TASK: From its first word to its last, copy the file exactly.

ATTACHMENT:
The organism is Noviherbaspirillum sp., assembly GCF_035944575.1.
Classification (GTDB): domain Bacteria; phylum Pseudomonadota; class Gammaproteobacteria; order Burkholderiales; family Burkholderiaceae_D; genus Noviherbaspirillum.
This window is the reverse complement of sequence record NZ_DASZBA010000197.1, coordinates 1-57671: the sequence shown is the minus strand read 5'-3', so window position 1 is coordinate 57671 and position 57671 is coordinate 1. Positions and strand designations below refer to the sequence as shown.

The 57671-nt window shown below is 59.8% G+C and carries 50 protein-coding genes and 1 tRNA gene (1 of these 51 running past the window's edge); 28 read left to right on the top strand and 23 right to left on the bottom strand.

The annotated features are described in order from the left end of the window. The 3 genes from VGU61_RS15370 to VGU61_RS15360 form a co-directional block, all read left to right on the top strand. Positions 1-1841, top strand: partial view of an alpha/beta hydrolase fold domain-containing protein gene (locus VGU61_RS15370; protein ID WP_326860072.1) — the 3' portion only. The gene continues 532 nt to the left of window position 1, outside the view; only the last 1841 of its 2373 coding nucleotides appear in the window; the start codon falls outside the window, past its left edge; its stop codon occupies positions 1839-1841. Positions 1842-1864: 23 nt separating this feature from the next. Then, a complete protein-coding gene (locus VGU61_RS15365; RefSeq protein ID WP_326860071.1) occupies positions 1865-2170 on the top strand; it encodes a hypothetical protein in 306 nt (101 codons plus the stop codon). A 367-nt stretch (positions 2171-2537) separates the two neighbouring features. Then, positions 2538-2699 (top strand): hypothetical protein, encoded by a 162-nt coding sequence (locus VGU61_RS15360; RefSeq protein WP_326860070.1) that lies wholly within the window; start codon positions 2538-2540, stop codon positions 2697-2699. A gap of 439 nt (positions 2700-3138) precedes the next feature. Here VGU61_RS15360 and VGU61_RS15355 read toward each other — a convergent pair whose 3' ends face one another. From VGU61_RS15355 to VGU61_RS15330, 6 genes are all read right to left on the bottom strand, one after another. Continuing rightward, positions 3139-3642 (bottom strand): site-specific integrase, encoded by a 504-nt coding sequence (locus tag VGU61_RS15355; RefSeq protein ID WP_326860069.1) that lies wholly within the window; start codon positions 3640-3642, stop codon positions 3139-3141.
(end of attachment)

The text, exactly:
The organism is Noviherbaspirillum sp., assembly GCF_035944575.1.
Classification (GTDB): domain Bacteria; phylum Pseudomonadota; class Gammaproteobacteria; order Burkholderiales; family Burkholderiaceae_D; genus Noviherbaspirillum.
This window is the reverse complement of sequence record NZ_DASZBA010000197.1, coordinates 1-57671: the sequence shown is the minus strand read 5'-3', so window position 1 is coordinate 57671 and position 57671 is coordinate 1. Positions and strand designations below refer to the sequence as shown.

The 57671-nt window shown below is 59.8% G+C and carries 50 protein-coding genes and 1 tRNA gene (1 of these 51 running past the window's edge); 28 read left to right on the top strand and 23 right to left on the bottom strand.

The annotated features are described in order from the left end of the window. The 3 genes from VGU61_RS15370 to VGU61_RS15360 form a co-directional block, all read left to right on the top strand. Positions 1-1841, top strand: partial view of an alpha/beta hydrolase fold domain-containing protein gene (locus VGU61_RS15370; protein ID WP_326860072.1) — the 3' portion only. The gene continues 532 nt to the left of window position 1, outside the view; only the last 1841 of its 2373 coding nucleotides appear in the window; the start codon falls outside the window, past its left edge; its stop codon occupies positions 1839-1841. Positions 1842-1864: 23 nt separating this feature from the next. Then, a complete protein-coding gene (locus VGU61_RS15365; RefSeq protein ID WP_326860071.1) occupies positions 1865-2170 on the top strand; it encodes a hypothetical protein in 306 nt (101 codons plus the stop codon). A 367-nt stretch (positions 2171-2537) separates the two neighbouring features. Then, positions 2538-2699 (top strand): hypothetical protein, encoded by a 162-nt coding sequence (locus VGU61_RS15360; RefSeq protein WP_326860070.1) that lies wholly within the window; start codon positions 2538-2540, stop codon positions 2697-2699. A gap of 439 nt (positions 2700-3138) precedes the next feature. Here VGU61_RS15360 and VGU61_RS15355 read toward each other — a convergent pair whose 3' ends face one another. From VGU61_RS15355 to VGU61_RS15330, 6 genes are all read right to left on the bottom strand, one after another. Continuing rightward, positions 3139-3642 (bottom strand): site-specific integrase, encoded by a 504-nt coding sequence (locus tag VGU61_RS15355; RefSeq protein ID WP_326860069.1) that lies wholly within the window; start codon positions 3640-3642, stop codon positions 3139-3141.